Grown-Ups Get To Choose!

“We are always told that anyone over the age of eighteen should know what they are doing. The fact is, they don’t.” 
~ Rae Earl

One of the most important lessons I ever learned in life came from a trip to the corner store at the end of the street.

I was cooking dinner and realised I had run out of potatoes. Ben walked with me for the company and busied himself at the front counter while I rifled through the potato bin. He bought himself a bag of mixed lollies (candies), all counted out into a striped paper bag.

I paid for my two potatoes and then reached out for a sweet. ‘Hey,’ said Ben pulling the packet out of reach. ‘These are mine. If you want some, get your own!’ He was joking, but it made me realise something.

Lollies? I never bought lollies. I hadn’t bought a bag of sweets like that since I was a kid and my pa would give me fifty cents to buy some in the holidays. ‘Okay, I will!’ I said defiantly. It was wonderful to choose them, and on the way home I felt like a kid as I let myself eat a couple right before dinner – something my mum would never have allowed. By the time we got in the front door Ben’s bag was empty. I told him off for ruining his dinner.

‘Nic,’ he said, ‘I’m a grown-up. I can do what I want. I would have eaten them all before dinner or after dinner, but I ate them now because I felt like them and they were delicious. That’s the thing about being an adult. You get to choose.’

It might sound weird but that was a revelation for me. I’d grown up in a strict household, and I carried that strictness and all of those rules into my own independent life. But now there was no-one to tell me what to do. I could do what I wanted. I was an adult. I didn’t even have to eat my dinner if I didn’t want to. I could just eat my bag of lollies.

That freedom of being able to eat breakfast cereal for dinner, to not make your bed or to stay in pyjamas all day can be an awesome thing. But so often we only use that freedom adulthood bestows upon us to make childish or insignificant choices. The rest of the time we let life happen to us, or we make a choice once and think we can no longer make another. These July energies support change and I want you to understand that as an adult there are many other things you can use this superpower of choice on.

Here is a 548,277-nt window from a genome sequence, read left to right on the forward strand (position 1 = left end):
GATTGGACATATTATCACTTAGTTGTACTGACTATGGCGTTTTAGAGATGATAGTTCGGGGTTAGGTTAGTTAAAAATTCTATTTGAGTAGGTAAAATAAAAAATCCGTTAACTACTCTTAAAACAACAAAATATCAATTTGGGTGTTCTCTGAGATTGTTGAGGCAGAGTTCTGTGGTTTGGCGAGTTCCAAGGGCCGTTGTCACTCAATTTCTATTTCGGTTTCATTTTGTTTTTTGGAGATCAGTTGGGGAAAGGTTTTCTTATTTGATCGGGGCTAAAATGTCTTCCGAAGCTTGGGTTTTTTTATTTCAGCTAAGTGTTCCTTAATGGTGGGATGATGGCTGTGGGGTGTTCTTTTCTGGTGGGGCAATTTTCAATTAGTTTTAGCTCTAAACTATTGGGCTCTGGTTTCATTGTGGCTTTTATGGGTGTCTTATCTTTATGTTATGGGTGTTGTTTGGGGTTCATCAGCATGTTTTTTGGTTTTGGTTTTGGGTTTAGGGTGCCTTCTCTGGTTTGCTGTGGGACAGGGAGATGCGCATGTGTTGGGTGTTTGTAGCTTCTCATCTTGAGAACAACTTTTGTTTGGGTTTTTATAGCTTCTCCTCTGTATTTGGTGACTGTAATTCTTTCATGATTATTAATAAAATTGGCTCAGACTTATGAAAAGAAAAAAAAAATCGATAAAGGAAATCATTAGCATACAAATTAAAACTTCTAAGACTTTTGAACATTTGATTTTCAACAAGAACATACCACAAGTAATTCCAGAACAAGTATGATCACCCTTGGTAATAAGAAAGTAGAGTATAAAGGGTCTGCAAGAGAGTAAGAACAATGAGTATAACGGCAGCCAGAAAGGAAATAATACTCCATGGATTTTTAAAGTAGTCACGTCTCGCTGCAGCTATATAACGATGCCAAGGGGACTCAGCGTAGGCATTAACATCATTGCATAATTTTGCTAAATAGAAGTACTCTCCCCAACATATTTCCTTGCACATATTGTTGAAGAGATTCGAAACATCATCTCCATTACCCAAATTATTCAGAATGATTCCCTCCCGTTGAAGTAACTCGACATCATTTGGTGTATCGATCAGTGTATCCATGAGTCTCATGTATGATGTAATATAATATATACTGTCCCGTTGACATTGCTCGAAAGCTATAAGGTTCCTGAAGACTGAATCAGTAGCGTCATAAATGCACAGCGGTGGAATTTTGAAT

You can choose to give up smoking. You can choose to get a better job. You can choose to stay and work on a marriage with problems. You can choose to leave a bad relationship. You can choose to sell everything up and travel the world. If you’re stuck, if you’re unhappy, if something’s not working YOU CAN CHOOSE SOMETHING ELSE INSTEAD.

What will you choose in July?

Much love, Nicole xx

PS – Need some help with your choices?

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Monday Oracle – 15 January 2018

 “Three things in human life are important: the first is to be kind; the second is to be kind; and the third is to be kind. – Henry James

 

Hello, Lovelies!

January is a month for easing ourselves into the energies of 2018, for resting and recharging, for planning and dreaming and for tuning in to what can support us in the year ahead.

Keep that in mind as we look at the gifts of awareness which the oracle card Little Red Cap brings us.

This week (from January 17) the energies of 2018 finally kick in. Little Red Cap reminds us that we get to choose where we put our focus this year, and that this is a great week for all forms of planning and committing to your goals and dreams.

Did you start this new year full of hope and ready for change, and then it all started to come unstuck in the past few days? As 2017 comes to an end we are getting ripples of old patterns of thought and behaviour coming up for us to recognise so that we can choose differently as we step into 2018.

If you’ve started a new diet for 2018 and already sabotaged it, found yourself back in old patterns of distressing behaviour with family members, negative self-talk or limiting thinking stop and take a deep breath. Recognise old patterns and then choose differently! Forgive yourself and move on without dwelling on mistakes and failures. Think about what it is that you want this year. Think about what you want to create or manifest or share. Choose where to put your focus – choose what lights you up or feels good to you. Put your attention on what you want, rather than on what you don’t want. Deal with issues as they arise but don’t make problems your main priority. Face yourself into the sunshine, hold onto the vision for your journey and keep moving forward. Treat yourself kindly, and treat others with that same kindness too.

Let me give you an example. Imagine you want to make a road trip, but your car has a flat tyre (yes, this is a metaphor for life!).

The old way (pre 2012) was to dwell endlessly on the need to ‘fix yourself’, finding more and more to work on as the first ‘problem’ became healed. We wouldn’t just change the tyre, we’d think about why we created the flat tyre, and what else in our past or our thoughts could have contributed to the flat tyre. We’d also look at all of the flat tyres we’d ever had before. Then we’d look at everything else that was possibly wrong and might need fixing. It was an endless cycle of ‘self-improvement’, and the road trip may well have been entirely forgotten as we worked earnestly on our ‘broken self’.